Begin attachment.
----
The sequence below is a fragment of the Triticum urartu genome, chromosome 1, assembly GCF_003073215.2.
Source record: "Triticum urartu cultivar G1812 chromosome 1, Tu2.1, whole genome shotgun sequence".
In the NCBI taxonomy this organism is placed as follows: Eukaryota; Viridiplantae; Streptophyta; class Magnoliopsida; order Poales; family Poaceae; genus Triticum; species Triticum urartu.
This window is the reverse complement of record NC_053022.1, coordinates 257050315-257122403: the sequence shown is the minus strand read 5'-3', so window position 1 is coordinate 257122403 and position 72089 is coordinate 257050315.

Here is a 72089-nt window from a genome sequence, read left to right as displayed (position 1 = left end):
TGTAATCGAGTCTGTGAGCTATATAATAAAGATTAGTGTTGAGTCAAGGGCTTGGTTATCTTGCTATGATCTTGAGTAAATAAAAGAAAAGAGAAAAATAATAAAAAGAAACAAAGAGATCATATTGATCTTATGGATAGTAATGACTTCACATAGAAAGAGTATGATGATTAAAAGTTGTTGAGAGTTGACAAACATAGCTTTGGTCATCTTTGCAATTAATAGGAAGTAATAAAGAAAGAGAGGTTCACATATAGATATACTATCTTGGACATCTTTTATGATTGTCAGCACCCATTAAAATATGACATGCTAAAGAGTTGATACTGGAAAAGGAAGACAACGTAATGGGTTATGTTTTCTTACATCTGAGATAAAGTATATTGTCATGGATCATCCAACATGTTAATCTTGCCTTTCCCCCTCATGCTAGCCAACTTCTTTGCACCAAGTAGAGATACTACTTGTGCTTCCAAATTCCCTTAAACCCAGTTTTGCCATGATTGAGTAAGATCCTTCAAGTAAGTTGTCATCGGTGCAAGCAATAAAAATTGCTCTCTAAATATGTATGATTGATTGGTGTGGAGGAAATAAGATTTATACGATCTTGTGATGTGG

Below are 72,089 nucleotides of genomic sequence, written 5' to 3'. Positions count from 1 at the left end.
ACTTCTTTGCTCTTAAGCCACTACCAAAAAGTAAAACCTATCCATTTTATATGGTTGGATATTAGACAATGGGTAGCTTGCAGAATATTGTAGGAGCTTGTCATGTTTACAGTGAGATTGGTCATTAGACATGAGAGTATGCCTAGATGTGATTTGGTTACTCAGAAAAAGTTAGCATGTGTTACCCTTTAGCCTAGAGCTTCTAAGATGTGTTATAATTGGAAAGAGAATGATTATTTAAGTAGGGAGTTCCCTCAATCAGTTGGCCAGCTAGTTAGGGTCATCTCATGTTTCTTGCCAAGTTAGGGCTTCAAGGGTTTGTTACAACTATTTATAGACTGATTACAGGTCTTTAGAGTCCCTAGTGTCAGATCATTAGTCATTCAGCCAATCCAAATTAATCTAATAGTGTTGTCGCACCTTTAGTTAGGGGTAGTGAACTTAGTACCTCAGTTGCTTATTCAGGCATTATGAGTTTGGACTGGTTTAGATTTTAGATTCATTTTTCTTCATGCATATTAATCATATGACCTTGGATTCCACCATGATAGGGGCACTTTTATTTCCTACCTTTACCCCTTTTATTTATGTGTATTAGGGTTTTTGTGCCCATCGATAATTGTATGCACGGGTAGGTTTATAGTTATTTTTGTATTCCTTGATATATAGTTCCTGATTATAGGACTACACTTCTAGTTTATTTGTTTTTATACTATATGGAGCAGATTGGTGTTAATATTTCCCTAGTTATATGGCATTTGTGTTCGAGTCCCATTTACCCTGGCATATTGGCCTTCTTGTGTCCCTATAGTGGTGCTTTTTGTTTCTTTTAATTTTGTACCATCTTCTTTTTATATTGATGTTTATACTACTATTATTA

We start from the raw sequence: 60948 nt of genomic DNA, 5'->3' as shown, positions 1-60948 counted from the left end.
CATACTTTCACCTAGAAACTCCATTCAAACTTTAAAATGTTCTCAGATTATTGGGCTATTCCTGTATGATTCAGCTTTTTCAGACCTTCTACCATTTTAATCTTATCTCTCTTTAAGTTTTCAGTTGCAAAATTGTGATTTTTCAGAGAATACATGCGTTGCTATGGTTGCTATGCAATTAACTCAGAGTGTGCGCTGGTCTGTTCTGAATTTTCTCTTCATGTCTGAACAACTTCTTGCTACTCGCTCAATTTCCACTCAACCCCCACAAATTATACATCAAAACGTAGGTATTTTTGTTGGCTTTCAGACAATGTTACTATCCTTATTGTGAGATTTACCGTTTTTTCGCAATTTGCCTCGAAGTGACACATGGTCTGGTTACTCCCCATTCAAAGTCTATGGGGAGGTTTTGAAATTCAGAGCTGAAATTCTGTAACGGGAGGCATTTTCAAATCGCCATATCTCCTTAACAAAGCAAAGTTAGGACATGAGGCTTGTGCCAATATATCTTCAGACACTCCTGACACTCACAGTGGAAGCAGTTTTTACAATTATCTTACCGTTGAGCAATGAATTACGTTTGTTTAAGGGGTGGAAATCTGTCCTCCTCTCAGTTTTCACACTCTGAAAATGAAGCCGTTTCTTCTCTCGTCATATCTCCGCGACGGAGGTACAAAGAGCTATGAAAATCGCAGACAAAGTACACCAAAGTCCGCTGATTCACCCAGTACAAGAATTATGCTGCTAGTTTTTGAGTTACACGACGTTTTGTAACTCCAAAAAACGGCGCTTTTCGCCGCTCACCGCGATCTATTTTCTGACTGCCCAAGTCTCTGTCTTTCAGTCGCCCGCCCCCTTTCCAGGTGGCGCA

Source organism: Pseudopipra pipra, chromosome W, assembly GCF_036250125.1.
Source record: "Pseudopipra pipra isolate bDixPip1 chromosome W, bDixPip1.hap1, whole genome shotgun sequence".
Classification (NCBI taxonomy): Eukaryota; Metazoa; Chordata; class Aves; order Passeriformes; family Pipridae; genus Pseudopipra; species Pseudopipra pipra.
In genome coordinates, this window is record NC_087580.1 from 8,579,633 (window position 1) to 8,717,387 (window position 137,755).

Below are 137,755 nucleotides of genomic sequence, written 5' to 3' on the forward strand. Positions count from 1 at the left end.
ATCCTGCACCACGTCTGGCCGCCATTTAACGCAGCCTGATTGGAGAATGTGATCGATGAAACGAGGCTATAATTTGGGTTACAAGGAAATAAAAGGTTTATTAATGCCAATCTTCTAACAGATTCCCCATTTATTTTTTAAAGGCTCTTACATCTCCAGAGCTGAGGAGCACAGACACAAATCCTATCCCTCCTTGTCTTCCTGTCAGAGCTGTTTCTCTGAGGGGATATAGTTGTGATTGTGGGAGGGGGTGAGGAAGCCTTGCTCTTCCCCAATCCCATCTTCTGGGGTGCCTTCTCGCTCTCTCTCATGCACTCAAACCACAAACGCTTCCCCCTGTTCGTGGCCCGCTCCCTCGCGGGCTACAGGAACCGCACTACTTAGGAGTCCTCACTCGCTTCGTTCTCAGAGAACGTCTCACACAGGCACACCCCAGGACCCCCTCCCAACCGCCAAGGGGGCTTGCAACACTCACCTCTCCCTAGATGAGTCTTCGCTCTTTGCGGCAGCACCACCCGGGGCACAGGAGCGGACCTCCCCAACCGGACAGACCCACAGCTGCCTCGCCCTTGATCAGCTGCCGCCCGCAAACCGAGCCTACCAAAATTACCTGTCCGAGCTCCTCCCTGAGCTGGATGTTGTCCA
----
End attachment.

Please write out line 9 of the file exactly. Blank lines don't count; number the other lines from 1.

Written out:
We start from the raw sequence: 60948 nt of genomic DNA, 5'->3' as shown, positions 1-60948 counted from the left end.